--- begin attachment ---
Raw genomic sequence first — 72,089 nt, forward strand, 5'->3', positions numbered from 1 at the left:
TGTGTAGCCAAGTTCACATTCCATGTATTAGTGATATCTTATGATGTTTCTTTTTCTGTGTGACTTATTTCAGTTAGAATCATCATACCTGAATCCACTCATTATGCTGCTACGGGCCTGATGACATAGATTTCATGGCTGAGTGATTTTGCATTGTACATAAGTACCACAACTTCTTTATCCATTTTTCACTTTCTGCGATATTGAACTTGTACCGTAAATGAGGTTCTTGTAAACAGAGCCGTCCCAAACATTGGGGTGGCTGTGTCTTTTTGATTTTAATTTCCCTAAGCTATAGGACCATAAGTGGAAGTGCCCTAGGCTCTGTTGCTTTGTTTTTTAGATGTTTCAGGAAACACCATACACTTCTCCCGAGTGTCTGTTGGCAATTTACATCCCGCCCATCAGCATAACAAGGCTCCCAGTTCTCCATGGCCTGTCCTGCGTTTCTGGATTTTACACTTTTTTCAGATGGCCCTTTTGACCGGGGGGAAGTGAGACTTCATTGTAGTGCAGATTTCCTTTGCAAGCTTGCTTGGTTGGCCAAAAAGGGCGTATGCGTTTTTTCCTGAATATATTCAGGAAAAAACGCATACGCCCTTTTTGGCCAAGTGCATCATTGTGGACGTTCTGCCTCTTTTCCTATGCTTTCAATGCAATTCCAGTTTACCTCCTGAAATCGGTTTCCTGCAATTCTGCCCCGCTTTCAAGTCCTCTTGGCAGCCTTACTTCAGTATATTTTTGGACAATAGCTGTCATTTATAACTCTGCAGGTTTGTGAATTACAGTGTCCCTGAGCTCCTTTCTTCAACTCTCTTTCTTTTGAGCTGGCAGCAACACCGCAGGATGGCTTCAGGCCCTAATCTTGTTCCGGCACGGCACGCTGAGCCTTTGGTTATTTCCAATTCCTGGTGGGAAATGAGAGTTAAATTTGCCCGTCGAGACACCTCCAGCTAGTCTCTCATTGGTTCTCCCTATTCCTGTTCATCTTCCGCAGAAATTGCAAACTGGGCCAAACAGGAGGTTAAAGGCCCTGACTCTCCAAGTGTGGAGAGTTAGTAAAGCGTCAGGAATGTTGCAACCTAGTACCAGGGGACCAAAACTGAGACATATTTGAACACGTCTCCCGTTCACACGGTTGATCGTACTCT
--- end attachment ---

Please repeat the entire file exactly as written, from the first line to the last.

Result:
Raw genomic sequence first — 72,089 nt, forward strand, 5'->3', positions numbered from 1 at the left:
TGTGTAGCCAAGTTCACATTCCATGTATTAGTGATATCTTATGATGTTTCTTTTTCTGTGTGACTTATTTCAGTTAGAATCATCATACCTGAATCCACTCATTATGCTGCTACGGGCCTGATGACATAGATTTCATGGCTGAGTGATTTTGCATTGTACATAAGTACCACAACTTCTTTATCCATTTTTCACTTTCTGCGATATTGAACTTGTACCGTAAATGAGGTTCTTGTAAACAGAGCCGTCCCAAACATTGGGGTGGCTGTGTCTTTTTGATTTTAATTTCCCTAAGCTATAGGACCATAAGTGGAAGTGCCCTAGGCTCTGTTGCTTTGTTTTTTAGATGTTTCAGGAAACACCATACACTTCTCCCGAGTGTCTGTTGGCAATTTACATCCCGCCCATCAGCATAACAAGGCTCCCAGTTCTCCATGGCCTGTCCTGCGTTTCTGGATTTTACACTTTTTTCAGATGGCCCTTTTGACCGGGGGGAAGTGAGACTTCATTGTAGTGCAGATTTCCTTTGCAAGCTTGCTTGGTTGGCCAAAAAGGGCGTATGCGTTTTTTCCTGAATATATTCAGGAAAAAACGCATACGCCCTTTTTGGCCAAGTGCATCATTGTGGACGTTCTGCCTCTTTTCCTATGCTTTCAATGCAATTCCAGTTTACCTCCTGAAATCGGTTTCCTGCAATTCTGCCCCGCTTTCAAGTCCTCTTGGCAGCCTTACTTCAGTATATTTTTGGACAATAGCTGTCATTTATAACTCTGCAGGTTTGTGAATTACAGTGTCCCTGAGCTCCTTTCTTCAACTCTCTTTCTTTTGAGCTGGCAGCAACACCGCAGGATGGCTTCAGGCCCTAATCTTGTTCCGGCACGGCACGCTGAGCCTTTGGTTATTTCCAATTCCTGGTGGGAAATGAGAGTTAAATTTGCCCGTCGAGACACCTCCAGCTAGTCTCTCATTGGTTCTCCCTATTCCTGTTCATCTTCCGCAGAAATTGCAAACTGGGCCAAACAGGAGGTTAAAGGCCCTGACTCTCCAAGTGTGGAGAGTTAGTAAAGCGTCAGGAATGTTGCAACCTAGTACCAGGGGACCAAAACTGAGACATATTTGAACACGTCTCCCGTTCACACGGTTGATCGTACTCT